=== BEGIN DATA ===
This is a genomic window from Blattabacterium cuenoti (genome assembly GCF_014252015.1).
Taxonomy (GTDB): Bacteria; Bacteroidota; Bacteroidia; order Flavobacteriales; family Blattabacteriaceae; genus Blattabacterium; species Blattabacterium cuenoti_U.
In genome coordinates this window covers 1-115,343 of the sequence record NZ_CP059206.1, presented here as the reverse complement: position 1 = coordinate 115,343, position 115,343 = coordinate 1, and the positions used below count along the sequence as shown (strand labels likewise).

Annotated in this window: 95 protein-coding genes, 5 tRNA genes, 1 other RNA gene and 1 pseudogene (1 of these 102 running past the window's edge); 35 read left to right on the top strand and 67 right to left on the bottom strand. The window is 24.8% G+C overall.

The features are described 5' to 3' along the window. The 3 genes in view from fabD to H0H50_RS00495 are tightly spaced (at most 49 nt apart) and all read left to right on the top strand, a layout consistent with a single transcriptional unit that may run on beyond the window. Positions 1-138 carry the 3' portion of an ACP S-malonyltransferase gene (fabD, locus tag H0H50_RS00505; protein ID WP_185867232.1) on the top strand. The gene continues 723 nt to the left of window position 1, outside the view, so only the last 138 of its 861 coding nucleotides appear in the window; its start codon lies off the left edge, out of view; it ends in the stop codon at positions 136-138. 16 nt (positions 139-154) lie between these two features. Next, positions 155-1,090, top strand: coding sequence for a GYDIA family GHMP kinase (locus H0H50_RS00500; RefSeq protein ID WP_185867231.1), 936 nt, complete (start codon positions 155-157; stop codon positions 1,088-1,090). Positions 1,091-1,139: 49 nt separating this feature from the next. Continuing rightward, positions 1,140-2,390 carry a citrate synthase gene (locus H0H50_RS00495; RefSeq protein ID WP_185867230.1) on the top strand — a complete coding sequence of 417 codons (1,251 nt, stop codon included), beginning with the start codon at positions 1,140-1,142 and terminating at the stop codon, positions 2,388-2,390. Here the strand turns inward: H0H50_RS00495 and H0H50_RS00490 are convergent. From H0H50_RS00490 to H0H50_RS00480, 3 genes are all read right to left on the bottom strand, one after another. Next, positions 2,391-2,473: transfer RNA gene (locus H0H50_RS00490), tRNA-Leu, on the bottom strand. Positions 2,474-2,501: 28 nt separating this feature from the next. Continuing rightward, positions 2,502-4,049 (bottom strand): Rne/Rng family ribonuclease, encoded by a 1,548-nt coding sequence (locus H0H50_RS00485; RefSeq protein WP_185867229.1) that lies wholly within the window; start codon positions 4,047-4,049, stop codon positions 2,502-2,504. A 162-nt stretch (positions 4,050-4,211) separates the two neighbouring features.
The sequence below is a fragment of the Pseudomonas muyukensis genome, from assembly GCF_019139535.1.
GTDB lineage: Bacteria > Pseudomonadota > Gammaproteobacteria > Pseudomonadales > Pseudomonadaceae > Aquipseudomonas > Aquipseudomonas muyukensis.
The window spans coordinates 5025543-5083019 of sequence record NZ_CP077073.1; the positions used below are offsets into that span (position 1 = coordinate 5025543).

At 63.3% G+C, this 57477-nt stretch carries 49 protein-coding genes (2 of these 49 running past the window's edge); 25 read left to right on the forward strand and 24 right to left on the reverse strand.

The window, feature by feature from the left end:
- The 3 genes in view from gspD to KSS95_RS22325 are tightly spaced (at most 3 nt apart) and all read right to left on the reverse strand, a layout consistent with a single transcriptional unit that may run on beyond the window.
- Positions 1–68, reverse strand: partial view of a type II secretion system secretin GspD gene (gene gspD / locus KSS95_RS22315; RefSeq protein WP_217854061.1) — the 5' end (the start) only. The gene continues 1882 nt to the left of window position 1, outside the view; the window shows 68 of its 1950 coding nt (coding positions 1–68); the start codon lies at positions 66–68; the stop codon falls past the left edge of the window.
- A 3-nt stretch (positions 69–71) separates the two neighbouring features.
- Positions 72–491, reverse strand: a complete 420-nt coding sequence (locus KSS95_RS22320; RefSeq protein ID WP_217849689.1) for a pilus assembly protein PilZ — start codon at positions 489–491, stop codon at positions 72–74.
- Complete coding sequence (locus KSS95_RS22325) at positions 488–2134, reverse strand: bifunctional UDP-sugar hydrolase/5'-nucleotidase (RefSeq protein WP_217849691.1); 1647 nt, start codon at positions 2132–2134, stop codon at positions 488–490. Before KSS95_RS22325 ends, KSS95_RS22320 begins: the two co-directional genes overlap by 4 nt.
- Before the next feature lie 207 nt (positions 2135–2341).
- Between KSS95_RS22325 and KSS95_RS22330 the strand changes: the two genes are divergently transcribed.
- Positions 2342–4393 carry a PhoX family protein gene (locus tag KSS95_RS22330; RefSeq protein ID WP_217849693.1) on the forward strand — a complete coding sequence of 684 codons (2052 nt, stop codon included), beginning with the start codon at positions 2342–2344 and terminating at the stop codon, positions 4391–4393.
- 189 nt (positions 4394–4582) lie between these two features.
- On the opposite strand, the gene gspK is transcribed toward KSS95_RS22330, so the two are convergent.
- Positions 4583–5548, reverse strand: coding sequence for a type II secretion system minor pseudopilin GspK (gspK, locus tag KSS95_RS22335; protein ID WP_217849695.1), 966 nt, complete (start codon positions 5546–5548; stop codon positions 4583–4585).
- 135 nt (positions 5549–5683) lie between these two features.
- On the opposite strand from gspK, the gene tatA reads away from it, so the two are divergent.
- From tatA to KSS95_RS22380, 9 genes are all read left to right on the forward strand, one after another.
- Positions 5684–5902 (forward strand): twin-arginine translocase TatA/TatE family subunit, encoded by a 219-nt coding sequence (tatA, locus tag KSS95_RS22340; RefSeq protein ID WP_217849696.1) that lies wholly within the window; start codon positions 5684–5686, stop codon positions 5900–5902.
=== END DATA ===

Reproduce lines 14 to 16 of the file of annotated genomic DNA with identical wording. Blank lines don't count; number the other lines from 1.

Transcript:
- Positions 72–491, reverse strand: a complete 420-nt coding sequence (locus KSS95_RS22320; RefSeq protein ID WP_217849689.1) for a pilus assembly protein PilZ — start codon at positions 489–491, stop codon at positions 72–74.
- Complete coding sequence (locus KSS95_RS22325) at positions 488–2134, reverse strand: bifunctional UDP-sugar hydrolase/5'-nucleotidase (RefSeq protein WP_217849691.1); 1647 nt, start codon at positions 2132–2134, stop codon at positions 488–490. Before KSS95_RS22325 ends, KSS95_RS22320 begins: the two co-directional genes overlap by 4 nt.
- Before the next feature lie 207 nt (positions 2135–2341).